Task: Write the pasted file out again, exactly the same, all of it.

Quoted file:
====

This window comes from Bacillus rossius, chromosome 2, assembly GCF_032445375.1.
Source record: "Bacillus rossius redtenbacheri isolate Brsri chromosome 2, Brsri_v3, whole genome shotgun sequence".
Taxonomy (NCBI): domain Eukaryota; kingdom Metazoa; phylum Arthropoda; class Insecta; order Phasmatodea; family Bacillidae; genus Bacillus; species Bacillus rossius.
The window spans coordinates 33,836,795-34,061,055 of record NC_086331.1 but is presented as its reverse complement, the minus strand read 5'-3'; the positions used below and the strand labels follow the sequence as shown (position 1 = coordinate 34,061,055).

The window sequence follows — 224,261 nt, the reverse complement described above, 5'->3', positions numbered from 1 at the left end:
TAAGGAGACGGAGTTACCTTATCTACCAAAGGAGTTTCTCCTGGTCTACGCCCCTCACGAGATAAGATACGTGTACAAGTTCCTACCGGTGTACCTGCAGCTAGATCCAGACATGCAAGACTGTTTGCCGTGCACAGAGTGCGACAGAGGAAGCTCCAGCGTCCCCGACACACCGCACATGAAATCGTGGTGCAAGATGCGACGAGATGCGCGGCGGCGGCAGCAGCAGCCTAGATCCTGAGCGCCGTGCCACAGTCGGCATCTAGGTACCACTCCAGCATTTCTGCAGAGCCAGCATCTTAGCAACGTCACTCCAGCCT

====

This window comes from Bacillus rossius, chromosome 2, assembly GCF_032445375.1.
Source record: "Bacillus rossius redtenbacheri isolate Brsri chromosome 2, Brsri_v3, whole genome shotgun sequence".
Taxonomy (NCBI): domain Eukaryota; kingdom Metazoa; phylum Arthropoda; class Insecta; order Phasmatodea; family Bacillidae; genus Bacillus; species Bacillus rossius.
The window spans coordinates 33,836,795-34,061,055 of record NC_086331.1 but is presented as its reverse complement, the minus strand read 5'-3'; the positions used below and the strand labels follow the sequence as shown (position 1 = coordinate 34,061,055).

The window sequence follows — 224,261 nt, the reverse complement described above, 5'->3', positions numbered from 1 at the left end:
TAAGGAGACGGAGTTACCTTATCTACCAAAGGAGTTTCTCCTGGTCTACGCCCCTCACGAGATAAGATACGTGTACAAGTTCCTACCGGTGTACCTGCAGCTAGATCCAGACATGCAAGACTGTTTGCCGTGCACAGAGTGCGACAGAGGAAGCTCCAGCGTCCCCGACACACCGCACATGAAATCGTGGTGCAAGATGCGACGAGATGCGCGGCGGCGGCAGCAGCAGCCTAGATCCTGAGCGCCGTGCCACAGTCGGCATCTAGGTACCACTCCAGCATTTCTGCAGAGCCAGCATCTTAGCAACGTCACTCCAGCCT